September 18, 2001

I'm not someone who cries at the drop of a hat. In fact, that would have to be one hell of a hat to bring a tear to my eye. Maybe a vintage Dior, dropping into a mud puddle...

Anyway, I say this because I've been talking a lot about tears and getting choked up and eyes welling. There's a point at which you've mentioned tears so often, in a story for instance, that they lose their impact, that they become common and the reader starts to glaze over when you use the words. But if you know the context, if you understand the character, when she tells you about her tears, if you know that they're unusual for her, they still have an impact. I don't cry often and I don't cry in front of people if I can help it. I was the only 11 year old in the theater with a dry eye during E.T. while my family sniffled. It's always been my way. So remember that when I tell you that tears welled up again this morning.

I thought all that was over. I thought I'd heard enough stories, seen enough heartache on TV to harden me up sufficiently to be beyond the tears. But no. This morning there was Katie Couric doing an interview with a K-9 unit policeman who was in tower 2 when it was hit, was in the rubble for nearly 5 hours, was eventually dug out with a couple of other guys and a woman he had saved. I watched him trying to speak as matter-of-factly and correctly as possible (he corrected Katie when she said he'd been in the rubble for 5 hours, told her it had been about 4 1/2. As if it made him any less heroic.) and as he talked about calling his wife and telling her he loved her. And I felt the tears building when he talked about all the people who were still missing, including his dog--"I know it sounds silly, but he was my partner." I don't know how Katie steeled herself.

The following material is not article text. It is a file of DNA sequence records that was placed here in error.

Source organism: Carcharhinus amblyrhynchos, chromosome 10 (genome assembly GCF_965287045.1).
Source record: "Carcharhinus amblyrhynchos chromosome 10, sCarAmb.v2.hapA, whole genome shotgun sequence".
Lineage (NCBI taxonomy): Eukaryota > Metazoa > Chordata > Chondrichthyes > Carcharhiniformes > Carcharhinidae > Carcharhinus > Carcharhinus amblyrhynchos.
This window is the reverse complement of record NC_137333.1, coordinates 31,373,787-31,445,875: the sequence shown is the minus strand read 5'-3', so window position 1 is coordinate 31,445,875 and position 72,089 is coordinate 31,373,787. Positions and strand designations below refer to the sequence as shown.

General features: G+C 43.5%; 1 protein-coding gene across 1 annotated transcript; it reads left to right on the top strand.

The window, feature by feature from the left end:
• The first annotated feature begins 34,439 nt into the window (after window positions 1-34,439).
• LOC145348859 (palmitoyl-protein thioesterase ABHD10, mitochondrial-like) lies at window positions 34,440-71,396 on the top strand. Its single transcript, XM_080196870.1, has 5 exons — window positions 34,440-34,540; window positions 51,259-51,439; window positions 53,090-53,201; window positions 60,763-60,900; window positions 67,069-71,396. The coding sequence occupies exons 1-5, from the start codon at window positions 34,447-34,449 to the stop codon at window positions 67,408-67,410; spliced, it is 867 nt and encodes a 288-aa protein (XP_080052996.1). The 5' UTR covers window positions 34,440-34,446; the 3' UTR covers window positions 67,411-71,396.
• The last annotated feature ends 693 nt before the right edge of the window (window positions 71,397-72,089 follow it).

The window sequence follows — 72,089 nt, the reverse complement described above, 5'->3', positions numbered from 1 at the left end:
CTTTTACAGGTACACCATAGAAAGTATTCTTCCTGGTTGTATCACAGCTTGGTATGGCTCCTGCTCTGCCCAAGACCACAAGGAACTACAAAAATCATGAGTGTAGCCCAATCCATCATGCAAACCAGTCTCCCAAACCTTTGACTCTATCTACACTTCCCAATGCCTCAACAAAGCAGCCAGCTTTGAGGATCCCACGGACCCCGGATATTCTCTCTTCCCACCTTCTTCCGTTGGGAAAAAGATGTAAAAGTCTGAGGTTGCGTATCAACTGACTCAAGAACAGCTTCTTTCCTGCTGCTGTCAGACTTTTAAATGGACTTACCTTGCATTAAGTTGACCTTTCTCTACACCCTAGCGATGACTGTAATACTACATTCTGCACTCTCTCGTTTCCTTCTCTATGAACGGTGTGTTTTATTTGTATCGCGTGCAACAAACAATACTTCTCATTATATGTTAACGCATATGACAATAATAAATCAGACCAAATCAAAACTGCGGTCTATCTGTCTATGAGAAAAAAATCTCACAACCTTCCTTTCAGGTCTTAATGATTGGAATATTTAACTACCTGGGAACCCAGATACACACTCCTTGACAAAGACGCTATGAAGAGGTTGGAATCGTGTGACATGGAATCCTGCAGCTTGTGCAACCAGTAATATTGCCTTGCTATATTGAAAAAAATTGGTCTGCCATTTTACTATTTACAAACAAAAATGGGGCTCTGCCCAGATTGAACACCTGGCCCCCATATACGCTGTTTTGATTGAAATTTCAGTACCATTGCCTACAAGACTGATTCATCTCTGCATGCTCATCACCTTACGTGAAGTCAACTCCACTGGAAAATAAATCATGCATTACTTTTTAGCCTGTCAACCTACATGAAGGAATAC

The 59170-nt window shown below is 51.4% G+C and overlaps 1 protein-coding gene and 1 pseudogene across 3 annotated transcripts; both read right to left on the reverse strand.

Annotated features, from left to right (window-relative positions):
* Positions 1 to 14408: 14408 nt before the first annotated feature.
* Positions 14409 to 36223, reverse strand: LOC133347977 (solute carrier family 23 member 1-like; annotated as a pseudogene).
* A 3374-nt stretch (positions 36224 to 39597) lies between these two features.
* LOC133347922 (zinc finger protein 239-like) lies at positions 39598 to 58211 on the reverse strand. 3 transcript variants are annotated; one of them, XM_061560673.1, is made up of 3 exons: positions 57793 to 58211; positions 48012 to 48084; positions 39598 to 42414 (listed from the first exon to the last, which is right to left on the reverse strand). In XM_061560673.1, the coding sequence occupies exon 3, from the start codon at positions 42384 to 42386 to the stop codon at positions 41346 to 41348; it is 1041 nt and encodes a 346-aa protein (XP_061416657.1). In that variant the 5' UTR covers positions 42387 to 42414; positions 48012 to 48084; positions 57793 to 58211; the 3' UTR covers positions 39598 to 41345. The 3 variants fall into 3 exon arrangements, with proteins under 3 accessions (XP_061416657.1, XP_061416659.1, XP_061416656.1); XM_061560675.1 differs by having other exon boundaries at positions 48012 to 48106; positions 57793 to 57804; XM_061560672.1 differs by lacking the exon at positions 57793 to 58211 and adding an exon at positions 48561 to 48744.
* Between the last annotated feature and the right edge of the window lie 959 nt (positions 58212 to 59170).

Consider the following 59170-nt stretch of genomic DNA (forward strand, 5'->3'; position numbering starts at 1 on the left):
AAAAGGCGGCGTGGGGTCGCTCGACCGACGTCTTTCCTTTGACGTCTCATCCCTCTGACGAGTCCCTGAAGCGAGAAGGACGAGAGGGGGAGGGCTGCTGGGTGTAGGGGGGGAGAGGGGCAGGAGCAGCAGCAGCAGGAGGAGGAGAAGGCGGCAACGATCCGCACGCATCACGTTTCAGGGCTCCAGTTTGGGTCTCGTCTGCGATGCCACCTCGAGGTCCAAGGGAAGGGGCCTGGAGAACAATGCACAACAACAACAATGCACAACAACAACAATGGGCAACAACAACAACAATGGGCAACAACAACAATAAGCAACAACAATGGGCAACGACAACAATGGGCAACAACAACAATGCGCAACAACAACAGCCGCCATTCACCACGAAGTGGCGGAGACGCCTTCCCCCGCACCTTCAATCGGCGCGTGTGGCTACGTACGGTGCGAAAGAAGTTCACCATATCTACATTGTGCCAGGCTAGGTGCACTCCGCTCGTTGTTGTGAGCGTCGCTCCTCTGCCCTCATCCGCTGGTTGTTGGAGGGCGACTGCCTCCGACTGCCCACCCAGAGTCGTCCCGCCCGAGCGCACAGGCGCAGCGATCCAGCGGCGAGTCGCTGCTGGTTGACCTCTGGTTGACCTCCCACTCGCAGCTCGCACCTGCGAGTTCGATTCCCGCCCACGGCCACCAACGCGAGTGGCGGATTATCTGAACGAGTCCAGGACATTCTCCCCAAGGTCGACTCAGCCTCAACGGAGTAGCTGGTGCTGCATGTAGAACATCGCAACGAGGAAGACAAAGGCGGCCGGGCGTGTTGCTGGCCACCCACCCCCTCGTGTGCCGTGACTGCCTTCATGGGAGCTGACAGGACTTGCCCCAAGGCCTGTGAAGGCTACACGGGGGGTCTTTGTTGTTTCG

Frankly, I'm tired of so much news in my news. I want to turn on the Today show and notice Katie's bad girl boots and new dye job, I want to laugh at how smarmy Matt can be, I want to listen to Al talking about the weather and pointing out cute babies in the crowd outside the studio. But I don't think there is a crowd anymore, I don't think people gather for their moments of fame on the TV screen to say hi to Mom. People know that if you're on TV these days it means you're begging for word of your missing son or wiping the sweat and dust off your brow and talking about your fallen brothers then returning to dig through the rubble or telling someone that you're giving blood because you feel helpless and need to do something. I keep hoping for a frivolous story on my news, a piece on Angelina Jolie's new movie or the new book by The Rules girls. Anything but this horror that has become our everyday viewing.

I watched three straight hours of Law and Order last night because at least there the murders and violence were made up. It was a relief to know that the bloody-faced man on the ground got up after his shot was over and went to eat a donut at the catering table. I wonder if this is how people watching TV during the Vietnam War felt, seeing the real violence and blood on TV during dinner, when normally there would be The Mary Tyler Moore Show or The Partridge Family. Suddenly the world seemed a whole lot darker. As it does now.

Read this (thanks to eleganthack). And be afraid.

Click here if you want to donate to the Red Cross through Amazon.com.

Posted by Alyssa at September 18, 2001 10:25 PM
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